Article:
The Cwm Gwendraeth Valley is home to over 21,000 people, mainly in the larger towns of Cross Hands, Tumble, Gorslas, Llanon, Pontyberem, Pontyates and Cefneithin.
You’ll notice straight away that something is different about the Cwm Gwendraeth Valley from the way we always refer to it with that little prefix, ‘Cwm’. That’s because the valley is one of Wales’ most welsh places. The vast majority of the people who live there think of it as Cwm Gwendraeth before thinking about it as the Gwendraeth Valley.
The valley is a stronghold of the welsh language with Menter Cwm Gwendraeth, a pioneering community-based Welsh language initiative, based in Pontyberem. Statistics show that it is the most Welsh speaking area in Carmarthenshire and one of the most Welsh speaking regions in all of Wales.
Surrounding the Cwm Gwendraeth Valley are Carmarthenshire’s 3 main towns; Carmarthen, Llanelli and Ammanford. In this sense the valley is as central as you can get, yet in another sense it leaves the valley isolated and overlooked as people tend towards the (relatively!) urban towns that surround it.
Cross Hands, the largest town in the valley, is something of a focal point as it is homes a significant proportion of the population, a number of popular shops and supermarkets, has fantastic road links to the rest of Carmarthenshire, and is now the primary location for secondary education. Many people know Cross Hands only as a place you drive through on the way from/to west Wales.
Nearby Tumble is, thanks to ongoing building, so close to Cross Hands it’s a little difficult to recognise where one ends and the other begins. Yet it is definitely it’s own place with it’s own identity and is divided up between ‘Upper’ and ‘Lower’ Tumble.
Pontyberem is geographically at the heart of the valley. Iit lies almost equidistantly between Cross Hands (to the east), Carmarthen (to the north), Kidwelly (to the west) and Llanelli (to the south). The BBC’s longest running television soap opera Pobol-y-Cwm is located in the fictional village of Cwmderi in the Cwm Gwendraeth Valley said to be based on Pontyberem.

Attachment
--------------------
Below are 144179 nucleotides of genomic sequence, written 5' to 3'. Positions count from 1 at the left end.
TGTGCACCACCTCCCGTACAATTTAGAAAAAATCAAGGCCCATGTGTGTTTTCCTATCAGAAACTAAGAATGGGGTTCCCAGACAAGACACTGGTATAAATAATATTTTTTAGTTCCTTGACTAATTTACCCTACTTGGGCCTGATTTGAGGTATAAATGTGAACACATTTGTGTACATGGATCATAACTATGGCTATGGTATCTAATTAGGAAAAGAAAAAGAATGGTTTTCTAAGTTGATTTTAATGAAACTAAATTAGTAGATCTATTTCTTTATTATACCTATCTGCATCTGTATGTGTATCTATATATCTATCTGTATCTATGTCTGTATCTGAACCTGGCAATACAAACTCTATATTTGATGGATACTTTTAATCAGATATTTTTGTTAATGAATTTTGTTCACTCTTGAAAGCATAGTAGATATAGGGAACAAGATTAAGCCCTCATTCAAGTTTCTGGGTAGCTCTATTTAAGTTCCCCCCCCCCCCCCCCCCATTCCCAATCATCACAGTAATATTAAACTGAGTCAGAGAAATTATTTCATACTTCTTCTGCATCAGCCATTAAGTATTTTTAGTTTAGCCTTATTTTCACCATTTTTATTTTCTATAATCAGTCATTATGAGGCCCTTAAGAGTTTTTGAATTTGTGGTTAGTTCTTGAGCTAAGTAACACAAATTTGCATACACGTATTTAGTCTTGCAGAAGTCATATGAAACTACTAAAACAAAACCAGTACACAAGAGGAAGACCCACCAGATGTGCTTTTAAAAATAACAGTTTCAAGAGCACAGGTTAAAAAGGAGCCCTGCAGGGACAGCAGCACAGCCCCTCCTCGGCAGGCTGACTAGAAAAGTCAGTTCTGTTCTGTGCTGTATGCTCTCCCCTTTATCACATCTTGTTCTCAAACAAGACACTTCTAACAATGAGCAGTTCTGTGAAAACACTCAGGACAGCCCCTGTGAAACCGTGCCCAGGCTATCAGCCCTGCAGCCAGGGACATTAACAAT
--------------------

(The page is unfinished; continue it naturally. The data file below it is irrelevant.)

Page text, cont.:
Many people will have visited the Cwm Gwendraeth Valley to enjoy one of Carmarthenshire’s finest beauty spots, Llyn Llech Owain. The nature park is steeped in history and folk history as well as being well equipped for a family day out.
With all that said it’s fair to say that the valley is spiritually a hard and dark place. During the 1904 revival it was one of the least touched areas of Wales with a relatively small awakening. There are a few glowing embers in the church’s that have existed in the valley for decades and a few sparks of life that we pray will cause a blaze in the near future.
This is why Ammanford Evangelical Church has chosen to plant into it’s neighbouring valley with Hope Gwendraeth and why it is our prayer that we will, sooner rather than later, be able to plant a second church dedicated to reaching out in the Welsh language.
You can follow the progress of Hope Gwendraeth (formerly CrossHands Church) on the web hopegwendraeth.com, on twitter @hopegwendraeth or on facebook www.fb.com/hopegwednraeth